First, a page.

The voice of reason is easy to shout down but hard to vanquish altogether. This week it turned up in an unlikely place: an academic paper about gender bias in the sciences. The Proceedings of the National Academy of Sciences published a coolly objective paper on the hot, politicized subject of bias against women in academic science.
In “Understanding Current Causes of Women’s Underrepresentation in Science,” Cornell professors Stephen Ceci and Wendy Williams provide a thorough analysis and discussion of 20 years of data. Their conclusion: When it comes to job interviews, hiring, funding, and publishing, women are treated as well as men and sometimes better. As Williams told Nature, “There are constant and unsupportable allegations that women suffer discrimination in these arenas, and we show conclusively that women do not.” Put another way, the gender-bias empress has no clothes.
For more than a decade, passionate activists in groups such as the American Association of University Women, the National Council for Research on Women, and the Committee on Maximizing the Potential of Women in Academic Science have insisted that women scientists are victims of pervasive sex discrimination, and they have produced a mountain of advocacy research to prove it.
Ceci and Williams’s new article will be impossible to ignore. The featured article in one of science’s premier journals, it is a systematic demolition of most of the studies that sustain the science wing of the gender-bias movement. Celebrated bias research — including a much-vaunted 1997 Swedish study alleging massive discrimination in peer review — is shown to be seriously flawed, marginal, and “superseded by larger, more sophisticated analyses showing no bias, or occasionally, bias in favor of women.”
What is more, Ceci and Williams demonstrate that the real problem most women scientists confront is the challenge of combining motherhood with a high-powered science career. This issue, they say, will never be solved by the “misplaced focus on discrimination.”
But a misplaced focus on discrimination is now the law of the land. At the behest of the women’s groups, Congress held several hearings throughout the last decade on the “crisis” of sexism in the sciences. Scholars like Ceci and Williams played no role — only true believers were brought in as expert witnesses. Sen. Ron Wyden (D., Ore.), an early convert to the view that American science is saturated with sexism, was successful in bringing the Title IX equity program into the science lab.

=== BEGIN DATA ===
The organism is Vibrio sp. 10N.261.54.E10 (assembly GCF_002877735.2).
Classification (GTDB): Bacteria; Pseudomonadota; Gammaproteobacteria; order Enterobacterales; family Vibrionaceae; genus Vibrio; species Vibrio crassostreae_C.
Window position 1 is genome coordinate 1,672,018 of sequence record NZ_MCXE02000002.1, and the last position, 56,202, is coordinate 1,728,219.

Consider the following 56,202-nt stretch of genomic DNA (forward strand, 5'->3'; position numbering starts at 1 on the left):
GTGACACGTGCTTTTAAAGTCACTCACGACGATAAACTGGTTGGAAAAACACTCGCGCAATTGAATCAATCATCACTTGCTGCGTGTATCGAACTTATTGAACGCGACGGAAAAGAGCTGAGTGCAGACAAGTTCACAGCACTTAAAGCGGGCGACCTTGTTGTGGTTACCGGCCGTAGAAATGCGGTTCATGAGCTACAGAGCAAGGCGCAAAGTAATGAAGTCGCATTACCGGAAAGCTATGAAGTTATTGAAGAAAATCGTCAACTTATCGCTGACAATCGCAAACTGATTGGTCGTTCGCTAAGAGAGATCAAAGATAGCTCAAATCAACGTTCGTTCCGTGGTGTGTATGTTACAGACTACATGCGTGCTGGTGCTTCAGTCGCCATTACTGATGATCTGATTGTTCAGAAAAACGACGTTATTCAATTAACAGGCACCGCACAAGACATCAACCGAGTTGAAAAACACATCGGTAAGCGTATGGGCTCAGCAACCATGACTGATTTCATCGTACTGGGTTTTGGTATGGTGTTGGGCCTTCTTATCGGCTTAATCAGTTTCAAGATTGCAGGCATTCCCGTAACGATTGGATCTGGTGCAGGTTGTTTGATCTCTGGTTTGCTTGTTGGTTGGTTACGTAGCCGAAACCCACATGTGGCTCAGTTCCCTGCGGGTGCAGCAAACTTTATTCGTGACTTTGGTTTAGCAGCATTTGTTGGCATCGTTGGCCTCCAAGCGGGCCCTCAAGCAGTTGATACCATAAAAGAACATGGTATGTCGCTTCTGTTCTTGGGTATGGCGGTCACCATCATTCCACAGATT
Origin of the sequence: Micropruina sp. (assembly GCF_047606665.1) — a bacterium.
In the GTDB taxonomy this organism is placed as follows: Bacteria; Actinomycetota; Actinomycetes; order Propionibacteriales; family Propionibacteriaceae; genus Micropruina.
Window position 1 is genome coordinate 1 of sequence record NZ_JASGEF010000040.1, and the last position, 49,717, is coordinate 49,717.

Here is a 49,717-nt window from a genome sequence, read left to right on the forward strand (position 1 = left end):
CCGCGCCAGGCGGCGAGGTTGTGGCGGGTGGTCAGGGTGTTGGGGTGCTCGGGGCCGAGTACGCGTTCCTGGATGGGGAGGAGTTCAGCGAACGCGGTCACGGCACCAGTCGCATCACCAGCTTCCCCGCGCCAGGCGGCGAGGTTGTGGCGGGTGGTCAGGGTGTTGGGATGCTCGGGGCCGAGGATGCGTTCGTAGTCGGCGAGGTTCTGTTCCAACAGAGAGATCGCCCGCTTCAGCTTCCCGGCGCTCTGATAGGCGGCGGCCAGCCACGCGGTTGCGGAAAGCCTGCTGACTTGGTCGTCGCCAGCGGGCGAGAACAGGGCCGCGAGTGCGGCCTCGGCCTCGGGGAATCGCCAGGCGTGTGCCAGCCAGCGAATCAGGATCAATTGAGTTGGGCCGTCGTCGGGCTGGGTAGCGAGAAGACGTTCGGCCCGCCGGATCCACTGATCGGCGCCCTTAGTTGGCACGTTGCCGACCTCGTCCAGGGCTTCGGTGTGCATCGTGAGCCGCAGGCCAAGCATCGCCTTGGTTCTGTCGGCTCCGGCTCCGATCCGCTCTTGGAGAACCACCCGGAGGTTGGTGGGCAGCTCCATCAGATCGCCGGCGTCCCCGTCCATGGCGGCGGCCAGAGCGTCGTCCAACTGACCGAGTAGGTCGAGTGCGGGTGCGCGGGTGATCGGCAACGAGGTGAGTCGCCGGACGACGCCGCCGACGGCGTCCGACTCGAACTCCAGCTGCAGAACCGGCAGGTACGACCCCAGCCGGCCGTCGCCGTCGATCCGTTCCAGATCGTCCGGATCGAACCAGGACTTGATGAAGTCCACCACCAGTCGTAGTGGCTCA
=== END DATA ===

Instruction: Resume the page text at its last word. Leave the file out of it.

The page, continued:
“The most common misconception about Title IX is that it applies only to sports,” said Wyden in 2005. “That’s just not true. . . . Title IX should be a guiding principle in hiring, tenure, scholarships, and lab space for all scholars.” By the late 2000s, Wyden’s vision had prevailed: Wide-ranging Title IX investigations were underway.
Members of Congress, from both parties, also gave strong support to a hard-hitting NSF equity program called ADVANCE. ADVANCE has awarded millions of dollars to activist scholars in universities for anti-bias centers, workshops, tutorials, and interactive theater groups. To cite just one example, gender activists at the University of California’s Hastings College of Law were awarded a $300,000 grant to develop Gender Bias Bingo, an online game that raises players’ consciousness about the “four patterns of gender bias.” But if Ceci and Williams are right, the premise behind all of this taxpayer-funded agitation — from games and skits to Title IX investigations — is false.
Congress should hold hearings on the merits of continuing to spend hundreds of millions on Title IX science reviews and the ADVANCE grants. This time skeptics like Ceci and Williams must be included. It is hard to see how the gender-bias empire will stand once reason and truth are given a place at the table.
— Christina Hoff Sommers is a resident scholar at the American Enterprise Institute.